Quinnipiac University Poll/June 14, 2011 – page 2
“At this point in his term, it is unusual to have this many voters still undecided about thegovernor’s job performance,” Malloy added.“Corbett’s low approval among women is due in part because women are more likely todisapprove of his handling of the budget. In particular, they are more likely to say theydisapprove of cutting funding to state universities, opposing this step 67 – 26 percent.”Pennsylvania voters say 49 – 44 percent that the governor should be the highest paid state public employee.Wages and benefits for state workers are too high, 45 percent of voters say, while 12 percent say they are too low and 34 percent say they are about right.Pennsylvania voters say 63 – 30 percent that the economic benefits of natural gas drillingin the Marcellus Shale outweigh the environmental impacts. Support is strong among men,women, all parties and in all regions, ranging from 55 – 38 percent among voters in the northeastcorner of the state to 69 – 25 percent among voters in the northwest corner.Voters support 69 – 24 percent a new tax on companies drilling for natural gas. EvenRepublicans support such a tax 59 – 33 percent. Support tops 60 percent among all other groupsand in all regions.“ ‘Drill, baby, drill,’ is the call from Pennsylvania voters, and ‘tax, baby, tax,’ is thefollow-up as voters see natural gas drilling in the Marcellus Shale as an economic plus more thanan environmental negative,” Malloy said. “They also see added taxes on gas drillers as one of the few acceptable ways to help balance the budget.”Looking at other possible budget-balancing steps, Pennsylvania voters:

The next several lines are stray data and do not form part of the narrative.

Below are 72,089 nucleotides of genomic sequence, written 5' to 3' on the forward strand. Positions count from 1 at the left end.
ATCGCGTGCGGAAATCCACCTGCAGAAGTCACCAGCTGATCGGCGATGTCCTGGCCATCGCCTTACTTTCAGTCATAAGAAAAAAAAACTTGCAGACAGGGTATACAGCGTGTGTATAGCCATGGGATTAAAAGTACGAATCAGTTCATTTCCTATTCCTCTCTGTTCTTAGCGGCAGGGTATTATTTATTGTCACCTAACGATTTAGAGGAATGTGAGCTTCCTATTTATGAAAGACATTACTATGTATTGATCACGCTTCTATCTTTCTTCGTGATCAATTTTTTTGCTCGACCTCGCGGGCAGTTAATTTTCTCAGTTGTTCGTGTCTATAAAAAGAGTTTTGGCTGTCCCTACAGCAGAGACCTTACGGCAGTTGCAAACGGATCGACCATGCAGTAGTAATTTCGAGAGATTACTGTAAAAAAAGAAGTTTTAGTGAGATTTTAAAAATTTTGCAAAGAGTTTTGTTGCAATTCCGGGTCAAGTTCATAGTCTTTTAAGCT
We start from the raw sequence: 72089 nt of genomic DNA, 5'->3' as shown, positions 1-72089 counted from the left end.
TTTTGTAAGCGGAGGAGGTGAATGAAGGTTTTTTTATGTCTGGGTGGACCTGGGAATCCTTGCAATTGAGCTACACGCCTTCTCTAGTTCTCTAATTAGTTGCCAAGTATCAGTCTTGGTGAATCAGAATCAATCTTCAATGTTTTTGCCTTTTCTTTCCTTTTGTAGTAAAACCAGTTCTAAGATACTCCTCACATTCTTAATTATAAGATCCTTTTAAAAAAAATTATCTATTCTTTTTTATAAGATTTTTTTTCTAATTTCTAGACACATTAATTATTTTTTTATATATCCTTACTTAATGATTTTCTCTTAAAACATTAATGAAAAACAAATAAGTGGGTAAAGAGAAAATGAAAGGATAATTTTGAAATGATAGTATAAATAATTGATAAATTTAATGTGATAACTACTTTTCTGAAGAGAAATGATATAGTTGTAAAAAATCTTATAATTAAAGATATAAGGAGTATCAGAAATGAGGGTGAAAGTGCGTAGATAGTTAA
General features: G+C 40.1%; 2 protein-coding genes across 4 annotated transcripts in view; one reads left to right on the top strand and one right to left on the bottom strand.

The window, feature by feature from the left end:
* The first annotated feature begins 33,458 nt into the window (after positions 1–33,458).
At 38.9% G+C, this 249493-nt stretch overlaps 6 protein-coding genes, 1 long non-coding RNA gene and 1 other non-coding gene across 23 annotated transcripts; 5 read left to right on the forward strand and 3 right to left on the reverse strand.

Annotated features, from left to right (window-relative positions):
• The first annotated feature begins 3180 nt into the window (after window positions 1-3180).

Support 69 – 25 percent selling state liquor stores;
Oppose 54 – 34 percent leasing the Pennsylvania Turnpike to a private company;
Support 70 – 26 percent a wage freeze for state employees;
Split 45 – 47 percent on layoffs for state employees;
Oppose 62 – 31 percent funding cuts for state and state-related universities.From June 7 – 12, Quinnipiac University surveyed 1,277 registered voters with a marginof error of +/- 2.7 percentage points. Live interviewers call land lines and cell phones.The Quinnipiac University Poll, directed by Douglas Schwartz, Ph.D., conducts publicopinion surveys in Pennsylvania, New York, New Jersey, Connecticut, Florida, Ohio and thenation as a public service and for research.